The event was part of a series of discussions held by the Religious Freedom Project at Georgetown University’s Berkley Center for Religion, Peace, and World Affairs. RFP began in January 2011 with the goal of analyzing religious freedom, a basic human right that is unfortunately restricted in many parts of the world.
The team of scholars examines how religious freedom is related to other fundamental freedoms: its relation to democracy, its role in development, diplomacy, and the struggle against violent religious extremism.
“In these discussions in the Religious Freedom Project, we hope to facilitate provocative and probing conversations on religious freedom because we believe it is extremely important issue today,” said Thomas Farr, director of RFP.
According to Farr, there are two important factors that drive RFP to investigate the idea of religious freedom: first, that religious liberty is important, whether individuals are religious or not; and second, that religious freedom is in global crisis, as 75 percent of the world’s population live in regions where religious freedom is severely restricted.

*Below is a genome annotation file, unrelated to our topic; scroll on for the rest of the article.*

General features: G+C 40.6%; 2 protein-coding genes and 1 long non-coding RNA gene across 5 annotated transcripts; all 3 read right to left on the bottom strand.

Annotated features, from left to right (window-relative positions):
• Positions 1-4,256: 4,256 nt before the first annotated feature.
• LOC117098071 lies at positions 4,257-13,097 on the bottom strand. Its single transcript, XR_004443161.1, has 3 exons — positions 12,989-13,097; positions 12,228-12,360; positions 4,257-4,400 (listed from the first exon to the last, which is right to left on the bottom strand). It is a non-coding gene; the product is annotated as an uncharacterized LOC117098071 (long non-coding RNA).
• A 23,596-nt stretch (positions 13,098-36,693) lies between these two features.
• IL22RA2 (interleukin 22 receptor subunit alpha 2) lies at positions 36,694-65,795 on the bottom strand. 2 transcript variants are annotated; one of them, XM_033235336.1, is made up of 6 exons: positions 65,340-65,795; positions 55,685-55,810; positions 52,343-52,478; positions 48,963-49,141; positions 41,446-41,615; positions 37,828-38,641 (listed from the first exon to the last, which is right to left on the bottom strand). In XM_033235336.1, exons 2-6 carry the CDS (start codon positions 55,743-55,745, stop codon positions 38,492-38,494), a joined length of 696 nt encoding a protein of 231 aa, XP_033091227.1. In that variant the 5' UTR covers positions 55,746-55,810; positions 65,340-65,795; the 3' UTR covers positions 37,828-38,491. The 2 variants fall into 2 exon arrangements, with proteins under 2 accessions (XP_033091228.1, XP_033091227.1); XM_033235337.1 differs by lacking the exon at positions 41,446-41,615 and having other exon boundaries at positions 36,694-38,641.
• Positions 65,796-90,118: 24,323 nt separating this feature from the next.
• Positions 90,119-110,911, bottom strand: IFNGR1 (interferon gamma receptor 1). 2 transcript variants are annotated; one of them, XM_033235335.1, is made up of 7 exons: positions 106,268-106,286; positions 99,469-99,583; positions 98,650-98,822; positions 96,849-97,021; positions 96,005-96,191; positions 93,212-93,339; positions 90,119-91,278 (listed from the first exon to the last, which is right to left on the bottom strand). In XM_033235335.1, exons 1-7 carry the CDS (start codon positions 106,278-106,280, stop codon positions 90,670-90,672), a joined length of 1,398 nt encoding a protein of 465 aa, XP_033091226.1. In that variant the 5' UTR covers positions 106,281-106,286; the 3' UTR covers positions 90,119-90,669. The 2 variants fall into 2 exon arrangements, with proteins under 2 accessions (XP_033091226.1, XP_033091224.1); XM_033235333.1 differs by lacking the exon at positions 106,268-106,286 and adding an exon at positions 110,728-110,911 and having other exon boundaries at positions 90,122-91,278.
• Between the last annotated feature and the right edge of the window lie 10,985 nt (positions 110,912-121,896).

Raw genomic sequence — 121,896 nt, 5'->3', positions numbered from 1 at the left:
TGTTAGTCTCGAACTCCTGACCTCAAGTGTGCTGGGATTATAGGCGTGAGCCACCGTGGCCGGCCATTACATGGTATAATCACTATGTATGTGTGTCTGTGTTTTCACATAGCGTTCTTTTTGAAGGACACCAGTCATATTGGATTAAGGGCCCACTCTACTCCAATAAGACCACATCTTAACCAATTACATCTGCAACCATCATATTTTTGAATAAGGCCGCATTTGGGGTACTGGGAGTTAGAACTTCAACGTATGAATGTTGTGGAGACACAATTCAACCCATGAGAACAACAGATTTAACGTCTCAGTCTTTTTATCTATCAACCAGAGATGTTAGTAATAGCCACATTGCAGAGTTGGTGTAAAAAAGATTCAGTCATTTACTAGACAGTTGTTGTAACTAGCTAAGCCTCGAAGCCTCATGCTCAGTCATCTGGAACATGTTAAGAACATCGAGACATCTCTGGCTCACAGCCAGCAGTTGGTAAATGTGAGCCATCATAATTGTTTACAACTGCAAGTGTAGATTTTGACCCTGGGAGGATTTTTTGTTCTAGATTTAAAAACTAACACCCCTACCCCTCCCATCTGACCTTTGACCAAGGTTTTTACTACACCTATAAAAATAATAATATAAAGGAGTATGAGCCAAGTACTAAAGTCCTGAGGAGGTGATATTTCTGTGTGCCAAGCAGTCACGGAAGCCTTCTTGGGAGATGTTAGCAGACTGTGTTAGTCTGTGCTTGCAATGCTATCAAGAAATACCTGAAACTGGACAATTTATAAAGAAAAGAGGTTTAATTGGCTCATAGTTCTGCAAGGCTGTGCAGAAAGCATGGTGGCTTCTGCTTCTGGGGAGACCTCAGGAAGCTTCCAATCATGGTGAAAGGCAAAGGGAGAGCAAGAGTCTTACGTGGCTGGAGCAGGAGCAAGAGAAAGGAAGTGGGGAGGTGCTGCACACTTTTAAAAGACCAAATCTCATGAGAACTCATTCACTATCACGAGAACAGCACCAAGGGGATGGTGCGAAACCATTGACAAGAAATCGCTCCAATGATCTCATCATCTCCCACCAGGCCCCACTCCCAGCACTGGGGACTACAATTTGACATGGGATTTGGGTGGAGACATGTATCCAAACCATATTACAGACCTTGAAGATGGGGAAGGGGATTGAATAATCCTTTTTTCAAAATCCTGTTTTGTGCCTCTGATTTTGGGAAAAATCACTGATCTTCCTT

In RFP’s view, humans are such spiritual beings that without religious freedom, it is impossible to live a truly human life.
With this in mind, Timothy Shah, associate director of RFP, asked Pastor Warren the first question of the afternoon: Why is the topic of religious freedom so important to him?
“Let me start off by saying that religion is far more than worship. If you are truly a religious person, your religion affects every area of your life: how you spend you time, how you run your business, how you spend your money, how you educate your children. You can’t leave your religion at the church or temple door. It has to be allowed in every area of your life,” Warren said.
According to him, religious restrictions are growing around the world, especially in European nations and even in the United States. Pastor Warren emphasizes that this is especially dangerous, since so many of our other rights are based upon the freedom to practice what we believe in.
“If I don’t have the freedom to believe what I want to believe, then freedom of speech, freedom of assembly and freedom of the press are all irrelevant,” Warren said. “And it is so important that we don’t let anyone tear these freedoms away.”